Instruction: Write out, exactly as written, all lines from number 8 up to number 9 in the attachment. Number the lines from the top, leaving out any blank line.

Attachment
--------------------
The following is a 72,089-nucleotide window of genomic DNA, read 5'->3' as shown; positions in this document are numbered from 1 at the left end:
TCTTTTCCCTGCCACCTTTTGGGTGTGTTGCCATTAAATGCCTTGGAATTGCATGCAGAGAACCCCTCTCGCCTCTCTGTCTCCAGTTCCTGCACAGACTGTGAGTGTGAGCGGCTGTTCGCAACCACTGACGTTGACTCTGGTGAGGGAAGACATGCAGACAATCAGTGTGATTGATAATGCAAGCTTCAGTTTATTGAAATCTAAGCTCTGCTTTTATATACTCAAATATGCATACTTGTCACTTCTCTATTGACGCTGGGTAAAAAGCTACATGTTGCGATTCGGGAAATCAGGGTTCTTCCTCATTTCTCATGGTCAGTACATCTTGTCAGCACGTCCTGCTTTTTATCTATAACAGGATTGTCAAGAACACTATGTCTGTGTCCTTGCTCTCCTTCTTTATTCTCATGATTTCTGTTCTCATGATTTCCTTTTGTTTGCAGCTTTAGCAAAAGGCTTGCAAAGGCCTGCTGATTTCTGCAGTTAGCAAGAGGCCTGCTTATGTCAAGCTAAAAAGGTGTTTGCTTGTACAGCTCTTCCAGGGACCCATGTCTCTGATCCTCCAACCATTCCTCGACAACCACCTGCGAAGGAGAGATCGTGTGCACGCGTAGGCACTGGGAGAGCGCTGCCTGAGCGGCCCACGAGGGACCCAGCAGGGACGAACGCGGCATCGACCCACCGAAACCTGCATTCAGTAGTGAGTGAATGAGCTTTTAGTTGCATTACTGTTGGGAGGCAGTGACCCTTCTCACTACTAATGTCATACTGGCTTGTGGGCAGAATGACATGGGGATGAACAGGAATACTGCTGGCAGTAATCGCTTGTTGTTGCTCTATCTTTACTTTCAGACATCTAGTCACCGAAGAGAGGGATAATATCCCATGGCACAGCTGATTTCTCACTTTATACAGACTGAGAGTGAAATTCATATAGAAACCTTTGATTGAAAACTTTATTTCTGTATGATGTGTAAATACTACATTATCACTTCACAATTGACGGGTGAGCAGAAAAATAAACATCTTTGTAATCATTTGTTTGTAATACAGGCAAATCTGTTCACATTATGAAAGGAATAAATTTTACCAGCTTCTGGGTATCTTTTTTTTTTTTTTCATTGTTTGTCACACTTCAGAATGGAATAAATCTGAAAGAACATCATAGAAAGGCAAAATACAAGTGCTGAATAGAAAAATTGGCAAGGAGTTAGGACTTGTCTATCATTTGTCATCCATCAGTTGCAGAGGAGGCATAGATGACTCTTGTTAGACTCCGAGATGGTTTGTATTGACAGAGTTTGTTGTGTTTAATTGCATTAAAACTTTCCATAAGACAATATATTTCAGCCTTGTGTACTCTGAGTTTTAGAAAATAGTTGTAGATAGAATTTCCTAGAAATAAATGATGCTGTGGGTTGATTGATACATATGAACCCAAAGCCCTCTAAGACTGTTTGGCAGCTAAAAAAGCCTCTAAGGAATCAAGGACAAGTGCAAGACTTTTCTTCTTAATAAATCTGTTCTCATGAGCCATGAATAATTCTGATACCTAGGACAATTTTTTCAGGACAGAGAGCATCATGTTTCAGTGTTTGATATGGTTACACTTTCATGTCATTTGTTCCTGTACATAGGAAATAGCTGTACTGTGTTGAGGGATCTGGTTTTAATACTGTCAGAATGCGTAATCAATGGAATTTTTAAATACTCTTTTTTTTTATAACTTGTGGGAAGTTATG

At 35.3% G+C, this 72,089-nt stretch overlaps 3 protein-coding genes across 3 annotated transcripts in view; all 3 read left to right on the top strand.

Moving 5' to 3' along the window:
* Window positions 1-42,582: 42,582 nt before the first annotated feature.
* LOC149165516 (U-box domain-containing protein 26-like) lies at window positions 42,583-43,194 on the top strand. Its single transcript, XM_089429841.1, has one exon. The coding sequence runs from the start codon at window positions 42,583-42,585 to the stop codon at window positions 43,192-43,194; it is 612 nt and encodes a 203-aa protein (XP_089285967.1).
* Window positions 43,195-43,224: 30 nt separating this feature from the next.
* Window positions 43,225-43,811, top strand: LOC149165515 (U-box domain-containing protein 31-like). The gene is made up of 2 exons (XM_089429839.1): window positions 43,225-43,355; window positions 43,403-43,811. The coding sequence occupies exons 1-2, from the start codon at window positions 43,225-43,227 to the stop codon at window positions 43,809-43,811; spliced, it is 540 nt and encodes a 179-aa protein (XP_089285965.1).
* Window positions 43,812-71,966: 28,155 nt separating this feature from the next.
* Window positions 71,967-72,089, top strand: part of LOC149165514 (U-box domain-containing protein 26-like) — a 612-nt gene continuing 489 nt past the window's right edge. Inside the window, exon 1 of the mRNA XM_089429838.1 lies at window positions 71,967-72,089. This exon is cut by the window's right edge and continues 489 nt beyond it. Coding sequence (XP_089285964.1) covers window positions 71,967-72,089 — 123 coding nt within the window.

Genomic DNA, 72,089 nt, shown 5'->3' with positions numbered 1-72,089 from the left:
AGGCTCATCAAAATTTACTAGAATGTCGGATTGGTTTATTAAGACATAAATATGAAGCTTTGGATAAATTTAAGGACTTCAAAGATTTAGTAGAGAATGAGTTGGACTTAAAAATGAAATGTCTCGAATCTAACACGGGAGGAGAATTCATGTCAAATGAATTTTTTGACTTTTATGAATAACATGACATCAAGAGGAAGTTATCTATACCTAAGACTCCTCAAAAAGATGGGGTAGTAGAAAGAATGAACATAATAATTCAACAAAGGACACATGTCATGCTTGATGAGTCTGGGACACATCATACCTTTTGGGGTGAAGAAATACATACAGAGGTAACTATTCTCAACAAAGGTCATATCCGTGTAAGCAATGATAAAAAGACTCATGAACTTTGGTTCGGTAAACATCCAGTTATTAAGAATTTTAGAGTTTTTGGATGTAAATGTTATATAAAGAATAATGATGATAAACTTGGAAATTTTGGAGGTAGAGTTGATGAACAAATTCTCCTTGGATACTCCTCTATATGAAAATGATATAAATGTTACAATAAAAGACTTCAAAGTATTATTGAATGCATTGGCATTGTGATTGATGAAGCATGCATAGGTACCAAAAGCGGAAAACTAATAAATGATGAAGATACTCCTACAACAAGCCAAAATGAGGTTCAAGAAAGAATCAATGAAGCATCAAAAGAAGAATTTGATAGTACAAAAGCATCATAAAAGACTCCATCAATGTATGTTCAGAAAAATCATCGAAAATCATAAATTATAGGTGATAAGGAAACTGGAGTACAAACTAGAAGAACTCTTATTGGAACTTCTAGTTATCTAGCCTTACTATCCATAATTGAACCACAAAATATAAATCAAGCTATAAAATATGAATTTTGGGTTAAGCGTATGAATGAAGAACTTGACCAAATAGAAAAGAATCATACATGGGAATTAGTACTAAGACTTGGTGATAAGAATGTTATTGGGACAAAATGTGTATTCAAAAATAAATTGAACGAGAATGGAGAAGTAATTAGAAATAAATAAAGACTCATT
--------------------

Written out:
* Window positions 43,225-43,811, top strand: LOC149165515 (U-box domain-containing protein 31-like). The gene is made up of 2 exons (XM_089429839.1): window positions 43,225-43,355; window positions 43,403-43,811. The coding sequence occupies exons 1-2, from the start codon at window positions 43,225-43,227 to the stop codon at window positions 43,809-43,811; spliced, it is 540 nt and encodes a 179-aa protein (XP_089285965.1).
* Window positions 43,812-71,966: 28,155 nt separating this feature from the next.